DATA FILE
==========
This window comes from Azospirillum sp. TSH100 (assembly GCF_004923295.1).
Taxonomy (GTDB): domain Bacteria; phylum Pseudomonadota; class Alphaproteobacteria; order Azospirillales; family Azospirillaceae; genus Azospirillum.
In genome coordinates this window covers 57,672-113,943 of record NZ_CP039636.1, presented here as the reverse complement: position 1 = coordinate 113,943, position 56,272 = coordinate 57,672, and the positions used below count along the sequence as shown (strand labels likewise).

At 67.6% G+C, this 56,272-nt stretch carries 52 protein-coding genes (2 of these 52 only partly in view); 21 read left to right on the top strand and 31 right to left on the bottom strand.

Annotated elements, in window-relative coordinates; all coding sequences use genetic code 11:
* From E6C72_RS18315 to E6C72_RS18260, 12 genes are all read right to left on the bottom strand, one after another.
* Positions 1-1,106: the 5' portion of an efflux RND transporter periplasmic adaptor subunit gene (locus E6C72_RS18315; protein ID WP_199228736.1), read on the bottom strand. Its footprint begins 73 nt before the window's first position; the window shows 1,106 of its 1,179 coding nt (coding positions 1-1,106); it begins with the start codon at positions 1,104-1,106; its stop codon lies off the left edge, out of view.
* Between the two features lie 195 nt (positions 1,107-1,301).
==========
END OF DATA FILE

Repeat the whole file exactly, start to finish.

This window comes from Azospirillum sp. TSH100 (assembly GCF_004923295.1).
Taxonomy (GTDB): domain Bacteria; phylum Pseudomonadota; class Alphaproteobacteria; order Azospirillales; family Azospirillaceae; genus Azospirillum.
In genome coordinates this window covers 57,672-113,943 of record NZ_CP039636.1, presented here as the reverse complement: position 1 = coordinate 113,943, position 56,272 = coordinate 57,672, and the positions used below count along the sequence as shown (strand labels likewise).

At 67.6% G+C, this 56,272-nt stretch carries 52 protein-coding genes (2 of these 52 only partly in view); 21 read left to right on the top strand and 31 right to left on the bottom strand.

Annotated elements, in window-relative coordinates; all coding sequences use genetic code 11:
* From E6C72_RS18315 to E6C72_RS18260, 12 genes are all read right to left on the bottom strand, one after another.
* Positions 1-1,106: the 5' portion of an efflux RND transporter periplasmic adaptor subunit gene (locus E6C72_RS18315; protein ID WP_199228736.1), read on the bottom strand. Its footprint begins 73 nt before the window's first position; the window shows 1,106 of its 1,179 coding nt (coding positions 1-1,106); it begins with the start codon at positions 1,104-1,106; its stop codon lies off the left edge, out of view.
* Between the two features lie 195 nt (positions 1,107-1,301).